“Improving Media Coverage and Public Perceptions of African-American Men and Boys.” The Opportunity Agenda, 2011, www.opportunityagenda.org/explore/resources-publications/improving-media-coverage-and-public-perceptions-african-american-men.

Lawson, Kimberly. “Why Seeing Yourself Represented on Screen Is So Important.” Vice, 20 Feb. 2018, www.vice.com/en_us/article/zmwq3x/why-diversity-on-screen-is-important-black-panther.

Nittle, Nadra. “People of Color Have the Highest Obesity Rates in the US. Food Marketing Is Part of the Problem.” Vox, Vox, 28 Sept. 2018, www.vox.com/the-goods/2018/9/28/17910518/black-hispanic-obesity-rates-food-marketing-mcdonalds-commercials-sprite-fast-food-junk-food.

“Nutrition: Farmers Markets.” Nutrition: Farmers Markets – NYC Health, www1.nyc.gov/site/doh/health/health-topics/cdp-farmersmarkets.page.

Wetsman, Nicole. “Junk Food Ads Disproportionally Target Black and Hispanic Kids over White Kids.” Popular Science, Popular Science, 6 June 2019, www.popsci.com/junk-food-ads-marketing-kids/.

4 thoughts on ““Want a Big Mac?”: How Food Marketing Fuels Systemic Racism”

  1. This blog addresses a prevalent issue that is impacting many African Americans. The incorporation of multiple sources works well throughout the piece and help to further support the argument being made. The analysis allows for deeper thought on how big companies intentionally target poorer communities of color for their financial benefit. The reasons for the prevalence of many diseases in African American communities is due to the access and exposure to unhealthy foods. The writer acknowledges that there are complexities to this situation and that there is an element of structural racism impacting food accessibility.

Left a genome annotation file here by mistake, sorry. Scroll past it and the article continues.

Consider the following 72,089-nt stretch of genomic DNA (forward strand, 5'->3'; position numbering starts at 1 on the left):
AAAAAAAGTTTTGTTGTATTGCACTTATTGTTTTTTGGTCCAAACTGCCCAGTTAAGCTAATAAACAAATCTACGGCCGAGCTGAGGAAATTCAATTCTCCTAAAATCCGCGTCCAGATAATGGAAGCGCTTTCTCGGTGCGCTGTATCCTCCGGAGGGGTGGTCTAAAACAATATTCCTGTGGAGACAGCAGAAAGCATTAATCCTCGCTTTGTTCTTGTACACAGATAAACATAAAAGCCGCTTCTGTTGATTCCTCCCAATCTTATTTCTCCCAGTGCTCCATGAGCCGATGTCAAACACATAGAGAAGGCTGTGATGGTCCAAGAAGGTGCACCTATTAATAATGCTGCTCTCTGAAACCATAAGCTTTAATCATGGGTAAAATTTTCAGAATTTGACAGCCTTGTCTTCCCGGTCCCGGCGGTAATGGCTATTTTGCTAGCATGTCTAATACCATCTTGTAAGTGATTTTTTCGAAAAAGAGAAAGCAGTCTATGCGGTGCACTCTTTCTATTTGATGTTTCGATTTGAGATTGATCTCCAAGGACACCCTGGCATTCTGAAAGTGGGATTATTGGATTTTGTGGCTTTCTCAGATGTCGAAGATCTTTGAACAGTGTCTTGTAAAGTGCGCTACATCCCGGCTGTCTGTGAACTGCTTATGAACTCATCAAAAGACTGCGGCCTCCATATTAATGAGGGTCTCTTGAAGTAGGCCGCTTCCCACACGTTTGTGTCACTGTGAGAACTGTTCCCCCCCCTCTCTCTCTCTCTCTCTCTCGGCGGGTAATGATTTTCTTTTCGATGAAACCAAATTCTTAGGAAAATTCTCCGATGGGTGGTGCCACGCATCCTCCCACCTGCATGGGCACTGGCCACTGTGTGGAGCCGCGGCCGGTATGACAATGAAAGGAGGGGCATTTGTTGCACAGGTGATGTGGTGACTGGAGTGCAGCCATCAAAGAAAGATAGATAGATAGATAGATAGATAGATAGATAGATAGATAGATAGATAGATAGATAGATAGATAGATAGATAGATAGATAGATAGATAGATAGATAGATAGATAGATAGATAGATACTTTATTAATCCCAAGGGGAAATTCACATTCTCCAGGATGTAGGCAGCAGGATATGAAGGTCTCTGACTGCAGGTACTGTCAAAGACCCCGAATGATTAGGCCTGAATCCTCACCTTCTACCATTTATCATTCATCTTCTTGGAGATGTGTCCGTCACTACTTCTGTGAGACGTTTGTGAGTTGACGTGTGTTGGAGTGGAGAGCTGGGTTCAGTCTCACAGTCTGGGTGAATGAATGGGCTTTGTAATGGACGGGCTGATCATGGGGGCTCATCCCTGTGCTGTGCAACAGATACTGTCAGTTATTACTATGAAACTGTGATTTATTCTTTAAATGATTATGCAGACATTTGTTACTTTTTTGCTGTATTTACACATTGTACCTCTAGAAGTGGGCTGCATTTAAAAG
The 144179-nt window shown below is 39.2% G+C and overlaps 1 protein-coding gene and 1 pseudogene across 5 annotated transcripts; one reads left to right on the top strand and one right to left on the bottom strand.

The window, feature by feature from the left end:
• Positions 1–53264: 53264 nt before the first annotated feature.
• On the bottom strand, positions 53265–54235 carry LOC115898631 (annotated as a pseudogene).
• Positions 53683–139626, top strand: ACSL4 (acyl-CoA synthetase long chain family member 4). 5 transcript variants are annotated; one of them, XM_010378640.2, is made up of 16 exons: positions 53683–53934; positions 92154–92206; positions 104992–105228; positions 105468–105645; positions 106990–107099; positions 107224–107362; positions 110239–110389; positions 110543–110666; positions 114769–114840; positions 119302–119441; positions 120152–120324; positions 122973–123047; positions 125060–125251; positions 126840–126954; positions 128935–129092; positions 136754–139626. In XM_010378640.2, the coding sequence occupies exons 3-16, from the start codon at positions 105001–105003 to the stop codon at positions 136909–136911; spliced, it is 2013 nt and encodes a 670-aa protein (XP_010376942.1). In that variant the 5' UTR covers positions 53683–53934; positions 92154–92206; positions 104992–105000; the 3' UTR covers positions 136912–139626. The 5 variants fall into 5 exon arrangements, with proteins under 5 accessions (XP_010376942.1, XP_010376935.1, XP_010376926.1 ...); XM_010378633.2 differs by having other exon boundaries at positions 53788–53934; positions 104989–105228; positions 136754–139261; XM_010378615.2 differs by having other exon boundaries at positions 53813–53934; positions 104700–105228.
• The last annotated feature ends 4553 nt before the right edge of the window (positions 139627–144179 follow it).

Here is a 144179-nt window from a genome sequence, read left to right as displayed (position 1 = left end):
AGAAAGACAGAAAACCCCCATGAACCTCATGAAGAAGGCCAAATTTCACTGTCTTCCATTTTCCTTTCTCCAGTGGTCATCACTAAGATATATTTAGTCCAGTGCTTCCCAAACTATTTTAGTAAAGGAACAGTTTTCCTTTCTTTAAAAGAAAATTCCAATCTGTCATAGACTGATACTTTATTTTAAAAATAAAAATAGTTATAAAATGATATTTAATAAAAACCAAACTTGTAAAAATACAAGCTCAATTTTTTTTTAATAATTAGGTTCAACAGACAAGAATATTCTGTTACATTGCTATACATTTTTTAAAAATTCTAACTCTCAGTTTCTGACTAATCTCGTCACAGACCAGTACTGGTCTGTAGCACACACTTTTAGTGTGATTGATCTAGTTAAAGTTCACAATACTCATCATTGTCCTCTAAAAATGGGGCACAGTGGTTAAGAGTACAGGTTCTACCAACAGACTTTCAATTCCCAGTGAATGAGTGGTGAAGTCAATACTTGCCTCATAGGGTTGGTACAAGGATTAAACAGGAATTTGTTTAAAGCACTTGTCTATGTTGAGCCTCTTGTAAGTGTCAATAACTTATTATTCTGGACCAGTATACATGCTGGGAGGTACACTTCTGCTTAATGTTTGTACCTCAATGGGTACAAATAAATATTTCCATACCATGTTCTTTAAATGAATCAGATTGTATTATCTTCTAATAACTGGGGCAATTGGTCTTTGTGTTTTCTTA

2. This blog post does a great job of unpacking the problem of unhealthy food companies targeting low income black families. The author effectively highlighted media’s direct role in this issue and I particularly like how they used multiple examples instead of just sticking with examples from the same food company. What really strengthens this post is the fact that the author provided potential solutions to the problem. The potential solutions of diversifying the advertisement of food and increasing access to healthy eateries do a great job addressing the “so what”. Overall, this post was very informative and well-organized.

  3. “That’s white people food” is a statement I have definitely heard before. That being said, I appreciate how you addressed this notion and explained this sentiment is problematic. Large companies have a lot of influence on the public and based on your blog it sounds like companies need to confront their social responsibility for their depiction or lack thereof black people. It is interesting how companies like Sprite are in a way exploiting black dollars yet healthy food companies avoid using black people in their advertisements altogether. If healthy foods targeted black communities as well as white communities wouldn’t that mean they have access to a larger market, or do they really believe that black people are bad for business?

  4. This blog post reminds me of Tricia Rose’s “How Structural Racism Works” concept. There are a lot of moving parts that make up geo-tagging in order to market products. It’s undeniable that the companies the author listed use Blackness to sell their products, but only so much of that is attributable to commercials and media. There’s also a history of food inequality and the overlapping nature of food, distance to supermarkets and monetary resources. The availability of fresh food in “the hood” is few and far between and also expensive. It’s expensive because the few businesses have a monopoly on the limited product. The product is limited because of how structural racism associates fast food with Blackness and considers some food better than none at all, despite the low quality. Mass media then disseminates these associations throughout news outlets. The result ends up being a chicken and egg situation of which came first. The author’s solutions and citations were helpful to grapple with this concept and made for an engaging read.

Leave a Reply

Your email address will not be published. Required fields are marked *